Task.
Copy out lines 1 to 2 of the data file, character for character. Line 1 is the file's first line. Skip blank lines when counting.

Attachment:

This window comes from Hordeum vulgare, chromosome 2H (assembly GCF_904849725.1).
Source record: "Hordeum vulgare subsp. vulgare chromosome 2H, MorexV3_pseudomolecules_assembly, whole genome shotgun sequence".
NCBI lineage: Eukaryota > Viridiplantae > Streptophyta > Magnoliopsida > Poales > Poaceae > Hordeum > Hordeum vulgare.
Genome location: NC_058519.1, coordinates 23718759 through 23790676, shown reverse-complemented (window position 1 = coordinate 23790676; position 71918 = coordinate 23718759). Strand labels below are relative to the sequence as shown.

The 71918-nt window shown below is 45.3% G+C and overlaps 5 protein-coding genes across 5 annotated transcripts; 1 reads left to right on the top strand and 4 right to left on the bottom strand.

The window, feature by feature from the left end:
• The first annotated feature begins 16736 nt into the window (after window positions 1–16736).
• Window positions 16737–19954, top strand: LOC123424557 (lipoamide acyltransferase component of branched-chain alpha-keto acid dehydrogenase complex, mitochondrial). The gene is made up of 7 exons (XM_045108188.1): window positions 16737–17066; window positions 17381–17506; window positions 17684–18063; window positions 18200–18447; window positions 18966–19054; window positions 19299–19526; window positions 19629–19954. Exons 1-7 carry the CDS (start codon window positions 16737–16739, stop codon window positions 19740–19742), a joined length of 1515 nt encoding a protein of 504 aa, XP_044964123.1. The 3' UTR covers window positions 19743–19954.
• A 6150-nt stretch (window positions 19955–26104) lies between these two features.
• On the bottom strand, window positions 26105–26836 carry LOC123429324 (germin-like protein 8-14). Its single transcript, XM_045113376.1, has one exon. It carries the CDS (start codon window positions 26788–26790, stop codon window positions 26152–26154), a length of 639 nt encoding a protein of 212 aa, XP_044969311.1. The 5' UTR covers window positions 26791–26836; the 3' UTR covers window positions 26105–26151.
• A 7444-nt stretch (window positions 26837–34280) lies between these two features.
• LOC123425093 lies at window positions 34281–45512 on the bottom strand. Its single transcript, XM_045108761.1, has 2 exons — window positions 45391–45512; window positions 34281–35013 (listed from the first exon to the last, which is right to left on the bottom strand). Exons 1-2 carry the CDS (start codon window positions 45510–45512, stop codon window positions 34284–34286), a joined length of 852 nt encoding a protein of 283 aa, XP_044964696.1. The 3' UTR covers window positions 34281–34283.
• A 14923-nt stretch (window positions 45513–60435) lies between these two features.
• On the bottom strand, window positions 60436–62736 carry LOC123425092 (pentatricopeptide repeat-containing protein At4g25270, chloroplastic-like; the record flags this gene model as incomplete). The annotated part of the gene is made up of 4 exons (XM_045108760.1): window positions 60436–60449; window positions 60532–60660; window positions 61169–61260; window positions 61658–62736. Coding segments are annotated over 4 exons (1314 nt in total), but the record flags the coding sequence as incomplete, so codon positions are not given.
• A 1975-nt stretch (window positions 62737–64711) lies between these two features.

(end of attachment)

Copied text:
This window comes from Hordeum vulgare, chromosome 2H (assembly GCF_904849725.1).
Source record: "Hordeum vulgare subsp. vulgare chromosome 2H, MorexV3_pseudomolecules_assembly, whole genome shotgun sequence".